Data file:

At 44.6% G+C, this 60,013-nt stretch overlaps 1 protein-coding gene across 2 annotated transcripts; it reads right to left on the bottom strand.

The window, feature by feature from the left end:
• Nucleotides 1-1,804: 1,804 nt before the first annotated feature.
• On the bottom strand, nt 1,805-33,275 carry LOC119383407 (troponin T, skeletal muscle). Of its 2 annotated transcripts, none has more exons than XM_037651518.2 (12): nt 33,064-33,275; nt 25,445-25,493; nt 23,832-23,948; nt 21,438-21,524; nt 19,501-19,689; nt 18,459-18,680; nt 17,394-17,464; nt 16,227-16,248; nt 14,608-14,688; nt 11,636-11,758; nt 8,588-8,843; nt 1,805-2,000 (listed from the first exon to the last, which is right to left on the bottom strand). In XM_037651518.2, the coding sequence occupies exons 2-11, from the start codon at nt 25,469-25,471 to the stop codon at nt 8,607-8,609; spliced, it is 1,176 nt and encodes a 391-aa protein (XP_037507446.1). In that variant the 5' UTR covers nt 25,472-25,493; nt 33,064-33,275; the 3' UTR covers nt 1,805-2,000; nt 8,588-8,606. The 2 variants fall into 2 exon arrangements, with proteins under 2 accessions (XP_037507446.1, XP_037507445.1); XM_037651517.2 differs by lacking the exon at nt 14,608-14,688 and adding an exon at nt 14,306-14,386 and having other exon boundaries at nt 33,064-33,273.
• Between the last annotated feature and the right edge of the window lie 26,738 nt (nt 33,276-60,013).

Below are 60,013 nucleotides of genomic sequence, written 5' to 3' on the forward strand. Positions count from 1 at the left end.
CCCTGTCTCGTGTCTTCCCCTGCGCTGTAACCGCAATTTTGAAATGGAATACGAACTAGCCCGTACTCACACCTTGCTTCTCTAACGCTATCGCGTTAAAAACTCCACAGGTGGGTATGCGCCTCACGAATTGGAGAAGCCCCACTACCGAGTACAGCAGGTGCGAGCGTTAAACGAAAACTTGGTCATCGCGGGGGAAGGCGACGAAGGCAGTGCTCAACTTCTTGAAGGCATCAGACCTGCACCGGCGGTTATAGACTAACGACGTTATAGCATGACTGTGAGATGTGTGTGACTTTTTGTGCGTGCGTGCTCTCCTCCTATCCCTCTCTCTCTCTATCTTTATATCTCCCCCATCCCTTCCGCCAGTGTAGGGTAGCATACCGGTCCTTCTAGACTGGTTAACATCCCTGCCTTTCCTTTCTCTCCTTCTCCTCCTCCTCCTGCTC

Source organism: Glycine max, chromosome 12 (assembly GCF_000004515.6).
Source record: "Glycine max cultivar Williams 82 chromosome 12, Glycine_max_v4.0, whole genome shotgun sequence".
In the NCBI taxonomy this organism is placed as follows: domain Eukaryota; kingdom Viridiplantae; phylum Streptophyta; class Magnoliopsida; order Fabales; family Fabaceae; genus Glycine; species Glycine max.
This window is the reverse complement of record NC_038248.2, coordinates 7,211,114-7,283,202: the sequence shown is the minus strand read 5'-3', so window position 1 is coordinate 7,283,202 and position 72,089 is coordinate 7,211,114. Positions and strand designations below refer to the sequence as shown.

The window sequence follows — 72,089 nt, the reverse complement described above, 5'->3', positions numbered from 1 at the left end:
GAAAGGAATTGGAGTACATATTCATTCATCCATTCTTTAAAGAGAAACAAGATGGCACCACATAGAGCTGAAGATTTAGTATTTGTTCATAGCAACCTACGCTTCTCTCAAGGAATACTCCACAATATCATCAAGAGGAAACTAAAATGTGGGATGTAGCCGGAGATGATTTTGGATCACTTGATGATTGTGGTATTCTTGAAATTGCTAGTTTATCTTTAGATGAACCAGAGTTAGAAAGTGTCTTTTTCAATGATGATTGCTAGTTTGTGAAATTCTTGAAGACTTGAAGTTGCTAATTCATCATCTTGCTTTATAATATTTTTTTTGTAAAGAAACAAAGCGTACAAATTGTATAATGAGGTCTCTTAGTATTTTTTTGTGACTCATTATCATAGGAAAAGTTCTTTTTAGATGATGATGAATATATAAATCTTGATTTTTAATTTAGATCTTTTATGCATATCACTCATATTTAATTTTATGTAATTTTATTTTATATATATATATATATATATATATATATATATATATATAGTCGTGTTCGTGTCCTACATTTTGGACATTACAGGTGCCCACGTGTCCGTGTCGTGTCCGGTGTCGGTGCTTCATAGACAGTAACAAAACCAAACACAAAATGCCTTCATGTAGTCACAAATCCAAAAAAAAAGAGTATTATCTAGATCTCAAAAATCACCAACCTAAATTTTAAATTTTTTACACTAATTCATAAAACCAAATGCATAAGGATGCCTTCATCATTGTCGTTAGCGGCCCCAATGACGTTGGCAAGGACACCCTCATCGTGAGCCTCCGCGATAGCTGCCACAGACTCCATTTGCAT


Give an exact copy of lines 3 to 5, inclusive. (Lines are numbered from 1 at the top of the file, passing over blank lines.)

• Nucleotides 1-1,804: 1,804 nt before the first annotated feature.
• On the bottom strand, nt 1,805-33,275 carry LOC119383407 (troponin T, skeletal muscle). Of its 2 annotated transcripts, none has more exons than XM_037651518.2 (12): nt 33,064-33,275; nt 25,445-25,493; nt 23,832-23,948; nt 21,438-21,524; nt 19,501-19,689; nt 18,459-18,680; nt 17,394-17,464; nt 16,227-16,248; nt 14,608-14,688; nt 11,636-11,758; nt 8,588-8,843; nt 1,805-2,000 (listed from the first exon to the last, which is right to left on the bottom strand). In XM_037651518.2, the coding sequence occupies exons 2-11, from the start codon at nt 25,469-25,471 to the stop codon at nt 8,607-8,609; spliced, it is 1,176 nt and encodes a 391-aa protein (XP_037507446.1). In that variant the 5' UTR covers nt 25,472-25,493; nt 33,064-33,275; the 3' UTR covers nt 1,805-2,000; nt 8,588-8,606. The 2 variants fall into 2 exon arrangements, with proteins under 2 accessions (XP_037507446.1, XP_037507445.1); XM_037651517.2 differs by lacking the exon at nt 14,608-14,688 and adding an exon at nt 14,306-14,386 and having other exon boundaries at nt 33,064-33,273.
• Between the last annotated feature and the right edge of the window lie 26,738 nt (nt 33,276-60,013).